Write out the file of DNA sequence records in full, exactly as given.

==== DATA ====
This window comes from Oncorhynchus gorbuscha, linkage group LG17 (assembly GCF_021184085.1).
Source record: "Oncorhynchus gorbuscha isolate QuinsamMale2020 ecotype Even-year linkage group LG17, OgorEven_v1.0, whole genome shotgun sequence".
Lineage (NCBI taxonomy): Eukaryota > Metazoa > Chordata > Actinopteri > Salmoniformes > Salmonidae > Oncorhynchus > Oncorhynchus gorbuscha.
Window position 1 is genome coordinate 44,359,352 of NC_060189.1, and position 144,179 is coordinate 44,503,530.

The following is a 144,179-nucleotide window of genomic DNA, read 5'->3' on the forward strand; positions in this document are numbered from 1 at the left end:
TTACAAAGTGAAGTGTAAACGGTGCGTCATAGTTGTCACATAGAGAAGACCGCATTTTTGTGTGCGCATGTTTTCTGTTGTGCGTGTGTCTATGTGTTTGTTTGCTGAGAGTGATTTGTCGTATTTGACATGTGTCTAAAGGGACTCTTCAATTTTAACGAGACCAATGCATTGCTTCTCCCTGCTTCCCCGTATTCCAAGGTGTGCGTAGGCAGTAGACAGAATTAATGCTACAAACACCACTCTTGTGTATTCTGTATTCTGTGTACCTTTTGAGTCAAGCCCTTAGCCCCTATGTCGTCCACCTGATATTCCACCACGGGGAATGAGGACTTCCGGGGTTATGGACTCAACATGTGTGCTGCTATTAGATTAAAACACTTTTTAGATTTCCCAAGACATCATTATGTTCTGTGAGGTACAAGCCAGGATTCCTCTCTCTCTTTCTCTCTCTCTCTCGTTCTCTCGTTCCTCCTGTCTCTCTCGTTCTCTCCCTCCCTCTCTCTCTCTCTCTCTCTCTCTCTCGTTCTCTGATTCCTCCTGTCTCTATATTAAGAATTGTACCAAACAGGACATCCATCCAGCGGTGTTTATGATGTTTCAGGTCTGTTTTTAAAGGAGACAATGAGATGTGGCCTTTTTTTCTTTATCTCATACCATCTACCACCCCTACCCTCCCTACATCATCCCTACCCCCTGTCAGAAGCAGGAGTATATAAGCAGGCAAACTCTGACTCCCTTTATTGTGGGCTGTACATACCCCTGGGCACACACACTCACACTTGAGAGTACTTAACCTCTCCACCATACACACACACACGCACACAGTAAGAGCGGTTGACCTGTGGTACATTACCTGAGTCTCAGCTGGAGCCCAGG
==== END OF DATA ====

This window comes from Oncorhynchus gorbuscha, linkage group LG17 (assembly GCF_021184085.1).
Source record: "Oncorhynchus gorbuscha isolate QuinsamMale2020 ecotype Even-year linkage group LG17, OgorEven_v1.0, whole genome shotgun sequence".
Lineage (NCBI taxonomy): Eukaryota > Metazoa > Chordata > Actinopteri > Salmoniformes > Salmonidae > Oncorhynchus > Oncorhynchus gorbuscha.
Window position 1 is genome coordinate 44,359,352 of NC_060189.1, and position 144,179 is coordinate 44,503,530.

The following is a 144,179-nucleotide window of genomic DNA, read 5'->3' on the forward strand; positions in this document are numbered from 1 at the left end:
TTACAAAGTGAAGTGTAAACGGTGCGTCATAGTTGTCACATAGAGAAGACCGCATTTTTGTGTGCGCATGTTTTCTGTTGTGCGTGTGTCTATGTGTTTGTTTGCTGAGAGTGATTTGTCGTATTTGACATGTGTCTAAAGGGACTCTTCAATTTTAACGAGACCAATGCATTGCTTCTCCCTGCTTCCCCGTATTCCAAGGTGTGCGTAGGCAGTAGACAGAATTAATGCTACAAACACCACTCTTGTGTATTCTGTATTCTGTGTACCTTTTGAGTCAAGCCCTTAGCCCCTATGTCGTCCACCTGATATTCCACCACGGGGAATGAGGACTTCCGGGGTTATGGACTCAACATGTGTGCTGCTATTAGATTAAAACACTTTTTAGATTTCCCAAGACATCATTATGTTCTGTGAGGTACAAGCCAGGATTCCTCTCTCTCTTTCTCTCTCTCTCTCGTTCTCTCGTTCCTCCTGTCTCTCTCGTTCTCTCCCTCCCTCTCTCTCTCTCTCTCTCTCTCTCTCGTTCTCTGATTCCTCCTGTCTCTATATTAAGAATTGTACCAAACAGGACATCCATCCAGCGGTGTTTATGATGTTTCAGGTCTGTTTTTAAAGGAGACAATGAGATGTGGCCTTTTTTTCTTTATCTCATACCATCTACCACCCCTACCCTCCCTACATCATCCCTACCCCCTGTCAGAAGCAGGAGTATATAAGCAGGCAAACTCTGACTCCCTTTATTGTGGGCTGTACATACCCCTGGGCACACACACTCACACTTGAGAGTACTTAACCTCTCCACCATACACACACACACGCACACAGTAAGAGCGGTTGACCTGTGGTACATTACCTGAGTCTCAGCTGGAGCCCAGG